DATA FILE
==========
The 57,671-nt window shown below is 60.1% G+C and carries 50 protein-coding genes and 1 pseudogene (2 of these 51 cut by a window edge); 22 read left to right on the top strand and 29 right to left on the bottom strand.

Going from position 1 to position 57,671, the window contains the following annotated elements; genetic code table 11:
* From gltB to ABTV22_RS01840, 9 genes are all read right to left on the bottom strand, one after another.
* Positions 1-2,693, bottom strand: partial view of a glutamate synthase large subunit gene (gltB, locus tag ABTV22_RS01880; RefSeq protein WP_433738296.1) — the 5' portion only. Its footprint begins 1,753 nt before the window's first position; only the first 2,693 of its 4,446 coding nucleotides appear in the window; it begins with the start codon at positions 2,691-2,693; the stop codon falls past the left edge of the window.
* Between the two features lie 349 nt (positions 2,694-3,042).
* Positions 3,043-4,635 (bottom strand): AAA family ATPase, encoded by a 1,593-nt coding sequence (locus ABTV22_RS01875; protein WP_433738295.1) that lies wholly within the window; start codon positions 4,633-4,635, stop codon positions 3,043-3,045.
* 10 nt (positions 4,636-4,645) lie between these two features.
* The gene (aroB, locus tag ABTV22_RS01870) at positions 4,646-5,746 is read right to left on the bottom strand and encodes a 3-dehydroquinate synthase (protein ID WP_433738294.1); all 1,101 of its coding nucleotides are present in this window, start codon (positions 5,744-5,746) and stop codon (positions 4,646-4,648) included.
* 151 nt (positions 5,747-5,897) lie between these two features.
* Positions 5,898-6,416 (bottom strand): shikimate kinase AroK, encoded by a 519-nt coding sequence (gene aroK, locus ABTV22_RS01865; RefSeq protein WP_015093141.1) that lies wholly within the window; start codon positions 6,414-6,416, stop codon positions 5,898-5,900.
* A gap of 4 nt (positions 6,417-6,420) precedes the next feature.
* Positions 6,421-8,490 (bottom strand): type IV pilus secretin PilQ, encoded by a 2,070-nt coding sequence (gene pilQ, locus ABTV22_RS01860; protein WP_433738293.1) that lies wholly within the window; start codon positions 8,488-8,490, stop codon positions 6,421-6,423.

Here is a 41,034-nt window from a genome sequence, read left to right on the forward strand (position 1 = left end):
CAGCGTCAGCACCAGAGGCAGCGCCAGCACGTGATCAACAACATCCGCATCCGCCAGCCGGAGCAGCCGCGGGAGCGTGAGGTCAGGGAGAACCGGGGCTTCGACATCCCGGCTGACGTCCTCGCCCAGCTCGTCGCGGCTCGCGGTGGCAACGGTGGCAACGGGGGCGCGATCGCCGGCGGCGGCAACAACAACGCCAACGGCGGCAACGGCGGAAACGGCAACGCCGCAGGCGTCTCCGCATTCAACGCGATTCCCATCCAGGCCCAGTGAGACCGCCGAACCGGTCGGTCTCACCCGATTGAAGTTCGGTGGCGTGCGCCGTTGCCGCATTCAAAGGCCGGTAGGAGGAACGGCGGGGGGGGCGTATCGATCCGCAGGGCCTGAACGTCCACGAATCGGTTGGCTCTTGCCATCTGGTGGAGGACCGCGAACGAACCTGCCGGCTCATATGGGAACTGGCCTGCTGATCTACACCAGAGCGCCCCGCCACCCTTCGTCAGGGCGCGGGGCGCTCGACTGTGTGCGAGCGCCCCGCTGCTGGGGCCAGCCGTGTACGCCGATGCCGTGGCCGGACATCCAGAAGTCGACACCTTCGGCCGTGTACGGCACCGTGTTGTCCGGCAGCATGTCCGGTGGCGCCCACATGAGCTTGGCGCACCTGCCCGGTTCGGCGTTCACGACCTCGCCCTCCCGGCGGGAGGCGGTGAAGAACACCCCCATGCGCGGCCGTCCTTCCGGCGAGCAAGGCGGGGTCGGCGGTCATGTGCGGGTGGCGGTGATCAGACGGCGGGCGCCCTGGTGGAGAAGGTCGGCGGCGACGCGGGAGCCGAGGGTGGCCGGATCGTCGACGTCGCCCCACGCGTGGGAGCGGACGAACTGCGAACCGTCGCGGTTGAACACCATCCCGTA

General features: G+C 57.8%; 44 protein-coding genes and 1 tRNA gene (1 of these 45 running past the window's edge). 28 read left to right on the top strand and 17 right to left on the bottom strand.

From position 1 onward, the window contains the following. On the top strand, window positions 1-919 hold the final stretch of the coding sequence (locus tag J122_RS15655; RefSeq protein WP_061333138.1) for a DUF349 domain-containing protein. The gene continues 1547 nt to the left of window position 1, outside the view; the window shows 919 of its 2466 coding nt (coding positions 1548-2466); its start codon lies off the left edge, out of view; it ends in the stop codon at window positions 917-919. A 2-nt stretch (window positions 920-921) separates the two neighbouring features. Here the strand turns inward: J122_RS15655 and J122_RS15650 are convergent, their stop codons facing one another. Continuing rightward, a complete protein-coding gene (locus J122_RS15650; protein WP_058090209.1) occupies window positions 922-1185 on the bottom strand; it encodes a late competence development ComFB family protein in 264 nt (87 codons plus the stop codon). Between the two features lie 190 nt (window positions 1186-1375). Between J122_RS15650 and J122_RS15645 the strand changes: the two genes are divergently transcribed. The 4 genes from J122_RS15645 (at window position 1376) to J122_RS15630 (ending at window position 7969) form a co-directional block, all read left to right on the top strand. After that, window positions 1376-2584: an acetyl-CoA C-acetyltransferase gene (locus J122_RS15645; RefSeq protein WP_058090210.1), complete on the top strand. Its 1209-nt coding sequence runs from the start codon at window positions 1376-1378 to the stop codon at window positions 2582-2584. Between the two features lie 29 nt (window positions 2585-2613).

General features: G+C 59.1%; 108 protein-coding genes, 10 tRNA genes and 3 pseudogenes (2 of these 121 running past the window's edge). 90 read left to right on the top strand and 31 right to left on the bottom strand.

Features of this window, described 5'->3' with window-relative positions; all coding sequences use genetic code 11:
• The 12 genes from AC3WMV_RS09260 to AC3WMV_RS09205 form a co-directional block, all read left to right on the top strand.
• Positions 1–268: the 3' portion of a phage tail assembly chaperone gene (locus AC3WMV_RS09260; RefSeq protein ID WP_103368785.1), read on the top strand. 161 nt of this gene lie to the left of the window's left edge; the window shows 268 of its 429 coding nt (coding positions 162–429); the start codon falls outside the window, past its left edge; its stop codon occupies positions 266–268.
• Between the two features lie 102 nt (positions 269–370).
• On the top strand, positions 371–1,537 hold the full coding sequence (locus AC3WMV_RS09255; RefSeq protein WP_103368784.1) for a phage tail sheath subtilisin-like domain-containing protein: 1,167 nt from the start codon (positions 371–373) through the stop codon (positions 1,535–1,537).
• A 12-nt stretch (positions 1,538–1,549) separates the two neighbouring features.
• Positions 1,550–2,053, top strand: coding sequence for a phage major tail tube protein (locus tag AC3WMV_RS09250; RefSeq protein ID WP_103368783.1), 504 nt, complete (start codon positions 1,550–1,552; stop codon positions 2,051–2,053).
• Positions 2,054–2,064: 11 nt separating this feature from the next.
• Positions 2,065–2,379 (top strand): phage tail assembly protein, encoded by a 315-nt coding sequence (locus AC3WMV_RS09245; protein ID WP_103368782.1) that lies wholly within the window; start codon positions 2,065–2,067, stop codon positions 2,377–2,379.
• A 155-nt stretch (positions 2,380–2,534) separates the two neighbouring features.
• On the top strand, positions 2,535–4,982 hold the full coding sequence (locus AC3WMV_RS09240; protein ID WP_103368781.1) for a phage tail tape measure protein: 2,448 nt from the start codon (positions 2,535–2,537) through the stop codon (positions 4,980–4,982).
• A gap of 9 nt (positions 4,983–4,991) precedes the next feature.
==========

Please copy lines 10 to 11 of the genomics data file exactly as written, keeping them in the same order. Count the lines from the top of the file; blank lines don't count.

* Positions 5,898-6,416 (bottom strand): shikimate kinase AroK, encoded by a 519-nt coding sequence (gene aroK, locus ABTV22_RS01865; RefSeq protein WP_015093141.1) that lies wholly within the window; start codon positions 6,414-6,416, stop codon positions 5,898-5,900.
* A gap of 4 nt (positions 6,417-6,420) precedes the next feature.